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carole lombard 01

Get ready to explore another historic backlot

Posted by vp19 on 2014.09.08 at 22:55
Current mood: nostalgicnostalgic
carole lombard the gay bride 30acarole lombard fools for scandal 05b

What do "The Gay Bride" (left) and "Fools For Scandal" have in common, aside from being two of Carole Lombard's lesser movies? Each was filmed on a historic backlot (in both cases, it was the only film Lombard shot there), and each lot has been or is being immortalized in a comprehensive, "coffee-table" book.

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We've discussed "MGM: Hollywood's Greatest Backlot" before (http://carole-and-co.livejournal.com/384221.html); I own a copy, and it's a splendid resource for anyone interested in the history of that studio. Now one of its authors, Steven Bingen, has come out with a book regarding another famous backlot -- Warner Brothers:

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The Warners lot in Burbank has provided film fans with so many classic moments. Think of all those gritty pre-Codes produced there, featuring stars from James Cagney and Joan Blondell...

...to Ruby Keeler and Dick Powell...

...to later dramas with Edward G. Robinson and Humphrey Bogart...

...not to mention Bette Davis in "Jezebel"...

...and Errol Flynn's derring-do in "The Adventures Of Robin Hood":

And that's just the 1930s.

I haven't read the book yet -- I'm not sure it's received an official release -- but I'll guess creating this book presented a substantially different challenge to Bingen than the one on MGM. It may have been easier in some ways; much of the MGM lot disappeared in the '70s, as land (and memorabilia) was sold or auctioned off. In contrast, Warners has been going strong for decades, as it was among the first studios to aggressively pursue television production and its animation department is iconic.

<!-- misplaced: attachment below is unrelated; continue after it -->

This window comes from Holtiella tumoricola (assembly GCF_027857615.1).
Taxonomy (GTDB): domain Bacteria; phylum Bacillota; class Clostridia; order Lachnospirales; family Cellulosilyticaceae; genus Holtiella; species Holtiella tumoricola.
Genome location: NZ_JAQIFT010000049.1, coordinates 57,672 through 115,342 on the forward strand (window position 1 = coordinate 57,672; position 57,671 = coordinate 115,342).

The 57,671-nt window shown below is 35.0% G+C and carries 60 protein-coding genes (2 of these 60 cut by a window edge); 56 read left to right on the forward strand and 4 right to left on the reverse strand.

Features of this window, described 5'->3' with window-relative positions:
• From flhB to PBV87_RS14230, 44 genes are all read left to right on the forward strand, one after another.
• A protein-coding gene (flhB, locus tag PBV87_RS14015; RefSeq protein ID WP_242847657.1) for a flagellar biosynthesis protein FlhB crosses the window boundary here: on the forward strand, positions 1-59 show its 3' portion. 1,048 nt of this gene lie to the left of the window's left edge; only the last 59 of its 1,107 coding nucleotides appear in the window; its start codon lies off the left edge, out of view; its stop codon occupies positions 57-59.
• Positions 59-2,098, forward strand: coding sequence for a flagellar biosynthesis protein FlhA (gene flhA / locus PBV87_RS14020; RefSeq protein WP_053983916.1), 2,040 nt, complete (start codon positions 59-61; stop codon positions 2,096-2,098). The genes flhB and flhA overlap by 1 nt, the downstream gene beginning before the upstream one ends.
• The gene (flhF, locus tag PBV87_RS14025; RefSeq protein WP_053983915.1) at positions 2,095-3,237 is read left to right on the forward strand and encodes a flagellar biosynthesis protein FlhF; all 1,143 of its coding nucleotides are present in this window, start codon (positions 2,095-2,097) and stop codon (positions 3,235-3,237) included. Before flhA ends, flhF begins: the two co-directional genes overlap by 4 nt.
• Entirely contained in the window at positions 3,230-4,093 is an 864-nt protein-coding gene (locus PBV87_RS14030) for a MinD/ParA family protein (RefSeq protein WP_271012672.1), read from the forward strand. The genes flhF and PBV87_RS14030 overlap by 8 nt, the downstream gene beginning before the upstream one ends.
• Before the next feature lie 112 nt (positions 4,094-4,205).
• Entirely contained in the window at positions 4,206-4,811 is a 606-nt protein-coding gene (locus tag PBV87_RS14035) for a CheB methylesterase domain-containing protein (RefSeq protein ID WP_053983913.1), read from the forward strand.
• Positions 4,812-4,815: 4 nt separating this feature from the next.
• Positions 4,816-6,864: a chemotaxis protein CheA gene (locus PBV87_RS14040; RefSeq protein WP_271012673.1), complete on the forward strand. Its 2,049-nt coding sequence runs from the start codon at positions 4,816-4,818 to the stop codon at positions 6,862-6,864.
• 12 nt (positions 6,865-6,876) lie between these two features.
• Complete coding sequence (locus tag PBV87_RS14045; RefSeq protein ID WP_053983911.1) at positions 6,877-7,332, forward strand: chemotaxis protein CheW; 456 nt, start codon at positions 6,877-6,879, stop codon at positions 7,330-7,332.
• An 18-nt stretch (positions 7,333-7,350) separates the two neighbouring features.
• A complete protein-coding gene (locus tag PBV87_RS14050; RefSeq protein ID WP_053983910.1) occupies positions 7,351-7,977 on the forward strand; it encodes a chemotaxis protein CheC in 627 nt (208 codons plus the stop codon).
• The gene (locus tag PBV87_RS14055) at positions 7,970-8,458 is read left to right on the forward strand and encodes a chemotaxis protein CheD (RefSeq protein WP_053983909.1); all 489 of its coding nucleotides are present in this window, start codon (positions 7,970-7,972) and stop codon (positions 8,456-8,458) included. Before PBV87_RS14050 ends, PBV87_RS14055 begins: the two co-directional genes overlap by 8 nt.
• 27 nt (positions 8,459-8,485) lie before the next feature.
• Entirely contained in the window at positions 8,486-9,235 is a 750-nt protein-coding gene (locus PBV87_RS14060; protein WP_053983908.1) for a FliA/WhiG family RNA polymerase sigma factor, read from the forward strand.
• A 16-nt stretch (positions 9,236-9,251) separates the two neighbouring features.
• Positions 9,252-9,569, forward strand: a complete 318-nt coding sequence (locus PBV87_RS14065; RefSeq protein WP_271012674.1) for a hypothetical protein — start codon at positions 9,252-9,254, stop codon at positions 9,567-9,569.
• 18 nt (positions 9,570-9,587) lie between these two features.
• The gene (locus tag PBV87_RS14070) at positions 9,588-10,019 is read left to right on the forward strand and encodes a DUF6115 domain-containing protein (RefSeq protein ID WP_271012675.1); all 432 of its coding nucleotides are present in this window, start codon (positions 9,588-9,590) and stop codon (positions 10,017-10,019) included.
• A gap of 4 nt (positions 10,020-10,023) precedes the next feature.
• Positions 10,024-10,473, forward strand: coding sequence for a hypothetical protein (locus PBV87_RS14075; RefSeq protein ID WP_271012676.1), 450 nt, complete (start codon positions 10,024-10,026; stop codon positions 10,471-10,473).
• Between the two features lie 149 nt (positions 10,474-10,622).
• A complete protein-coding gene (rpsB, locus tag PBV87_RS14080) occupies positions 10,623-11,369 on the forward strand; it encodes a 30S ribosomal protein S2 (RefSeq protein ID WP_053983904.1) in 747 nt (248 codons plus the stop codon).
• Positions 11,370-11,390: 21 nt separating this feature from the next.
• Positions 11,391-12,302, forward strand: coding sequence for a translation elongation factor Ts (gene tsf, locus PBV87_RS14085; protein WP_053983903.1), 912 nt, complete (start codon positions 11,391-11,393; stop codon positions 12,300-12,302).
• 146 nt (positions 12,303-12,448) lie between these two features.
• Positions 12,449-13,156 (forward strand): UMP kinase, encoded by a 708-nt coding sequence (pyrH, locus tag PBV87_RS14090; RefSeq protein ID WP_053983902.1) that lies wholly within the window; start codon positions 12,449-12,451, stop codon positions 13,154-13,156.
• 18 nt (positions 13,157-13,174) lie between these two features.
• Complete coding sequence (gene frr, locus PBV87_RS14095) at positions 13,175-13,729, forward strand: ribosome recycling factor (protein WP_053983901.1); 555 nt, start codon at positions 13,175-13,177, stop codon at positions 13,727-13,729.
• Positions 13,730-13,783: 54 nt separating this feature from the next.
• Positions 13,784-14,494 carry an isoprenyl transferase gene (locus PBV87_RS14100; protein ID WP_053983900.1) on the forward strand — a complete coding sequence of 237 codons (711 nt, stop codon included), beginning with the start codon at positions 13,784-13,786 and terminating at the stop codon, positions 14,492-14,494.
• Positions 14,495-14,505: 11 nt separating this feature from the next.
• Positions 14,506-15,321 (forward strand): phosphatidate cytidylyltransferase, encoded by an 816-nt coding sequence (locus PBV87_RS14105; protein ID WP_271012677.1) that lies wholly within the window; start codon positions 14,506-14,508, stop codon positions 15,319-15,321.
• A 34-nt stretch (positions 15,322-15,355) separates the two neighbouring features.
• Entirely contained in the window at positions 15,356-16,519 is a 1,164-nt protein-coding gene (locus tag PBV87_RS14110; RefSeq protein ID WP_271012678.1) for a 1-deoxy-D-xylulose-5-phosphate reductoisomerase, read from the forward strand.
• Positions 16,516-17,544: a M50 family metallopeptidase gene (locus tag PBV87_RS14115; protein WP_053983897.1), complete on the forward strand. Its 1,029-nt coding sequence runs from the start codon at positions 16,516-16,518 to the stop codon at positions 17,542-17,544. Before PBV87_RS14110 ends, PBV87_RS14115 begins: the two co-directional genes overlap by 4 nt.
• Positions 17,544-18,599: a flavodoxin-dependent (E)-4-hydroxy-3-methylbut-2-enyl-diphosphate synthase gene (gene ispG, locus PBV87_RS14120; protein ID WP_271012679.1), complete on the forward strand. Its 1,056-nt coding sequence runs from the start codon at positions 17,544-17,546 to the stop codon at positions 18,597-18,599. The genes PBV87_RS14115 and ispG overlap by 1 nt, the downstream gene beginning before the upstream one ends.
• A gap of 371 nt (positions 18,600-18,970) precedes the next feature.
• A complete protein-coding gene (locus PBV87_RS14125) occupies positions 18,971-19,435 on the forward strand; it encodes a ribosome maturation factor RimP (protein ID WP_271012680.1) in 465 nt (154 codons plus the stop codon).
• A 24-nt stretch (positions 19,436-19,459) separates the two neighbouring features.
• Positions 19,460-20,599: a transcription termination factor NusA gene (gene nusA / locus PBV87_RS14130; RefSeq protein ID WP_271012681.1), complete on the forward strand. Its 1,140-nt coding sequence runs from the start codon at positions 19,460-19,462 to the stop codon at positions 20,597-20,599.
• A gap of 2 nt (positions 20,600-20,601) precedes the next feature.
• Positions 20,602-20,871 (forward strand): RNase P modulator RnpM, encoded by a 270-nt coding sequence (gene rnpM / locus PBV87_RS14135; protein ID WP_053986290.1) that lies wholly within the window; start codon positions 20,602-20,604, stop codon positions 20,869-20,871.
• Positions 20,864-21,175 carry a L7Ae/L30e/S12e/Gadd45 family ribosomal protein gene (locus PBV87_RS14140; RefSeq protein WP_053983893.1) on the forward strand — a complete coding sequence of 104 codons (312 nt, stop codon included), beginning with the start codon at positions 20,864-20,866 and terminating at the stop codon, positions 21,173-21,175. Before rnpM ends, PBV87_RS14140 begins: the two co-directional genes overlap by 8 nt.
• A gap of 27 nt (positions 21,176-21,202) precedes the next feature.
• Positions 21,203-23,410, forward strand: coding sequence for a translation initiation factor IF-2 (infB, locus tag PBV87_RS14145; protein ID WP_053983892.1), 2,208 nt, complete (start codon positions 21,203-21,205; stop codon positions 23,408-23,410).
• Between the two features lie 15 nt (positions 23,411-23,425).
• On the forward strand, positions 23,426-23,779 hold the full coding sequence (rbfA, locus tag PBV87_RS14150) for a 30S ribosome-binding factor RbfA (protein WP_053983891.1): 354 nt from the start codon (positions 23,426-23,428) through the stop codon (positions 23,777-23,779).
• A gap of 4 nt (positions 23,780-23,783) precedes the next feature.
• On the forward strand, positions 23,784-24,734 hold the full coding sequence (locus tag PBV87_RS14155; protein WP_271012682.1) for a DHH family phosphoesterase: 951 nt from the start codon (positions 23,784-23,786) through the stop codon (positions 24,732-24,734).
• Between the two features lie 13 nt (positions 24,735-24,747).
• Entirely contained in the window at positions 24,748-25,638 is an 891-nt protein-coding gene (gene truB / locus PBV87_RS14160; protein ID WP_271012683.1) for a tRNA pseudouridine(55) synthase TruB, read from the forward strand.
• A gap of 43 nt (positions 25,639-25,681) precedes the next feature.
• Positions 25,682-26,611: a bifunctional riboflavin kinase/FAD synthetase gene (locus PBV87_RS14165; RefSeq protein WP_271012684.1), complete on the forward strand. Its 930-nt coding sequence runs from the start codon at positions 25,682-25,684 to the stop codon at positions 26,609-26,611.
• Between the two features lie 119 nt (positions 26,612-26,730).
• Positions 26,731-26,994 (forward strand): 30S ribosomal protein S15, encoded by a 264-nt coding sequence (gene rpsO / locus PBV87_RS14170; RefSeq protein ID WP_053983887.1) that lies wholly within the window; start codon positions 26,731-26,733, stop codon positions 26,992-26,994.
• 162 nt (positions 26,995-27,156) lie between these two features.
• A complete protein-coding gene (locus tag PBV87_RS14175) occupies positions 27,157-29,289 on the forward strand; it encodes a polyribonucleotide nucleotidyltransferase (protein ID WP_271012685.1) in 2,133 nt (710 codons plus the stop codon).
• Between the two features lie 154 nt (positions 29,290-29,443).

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However, Bingen had assistance from a wonderful source -- Marc Wanamaker of Bison Archives, which has an extensive array of behind-the-scenes photos.

And the Warners Burbank lot initially wasn't under Warners control. For much of the 1920s, it belonged to First National, one of that period's major studios. However, the Warner brothers purchased First National in 1928 because their rapidly growing studio needed more space for the new process of talking picture production than its small lot on Sunset Boulevard could provide. I'll be interested to see how Bingen covers this aspect of history.

(Incidentally, last Saturday I watched the North American premiere of the restored version of a 1929 First National release -- Colleen Moore's final silent, "Why Be Good?" It was plenty of fun, the restoration was meticulous and Moore was a revelation, so full of energy.)

Have I stoked your appetite for this book? Well, if you live in southern California, or will be here Sept. 18, you can catch an event about it at 7:30 p.m. at the famed Larry Edmunds Bookshop, 6644 Hollywood Boulevard. Bingen will give a presentation, complete with slideshow (and of course, copies of the book will be on sale). Find out more at http://larryedmunds.com/warner-brothers-hollywoods-ultimate-backlot-w-steve-bingen/.

Oh, and a suggestion to Steve: If you're going to continue this backlot series, please make Paramount your next project. Not only is it a studio filled with close to a century of history, but Lombard actually made some good films there.

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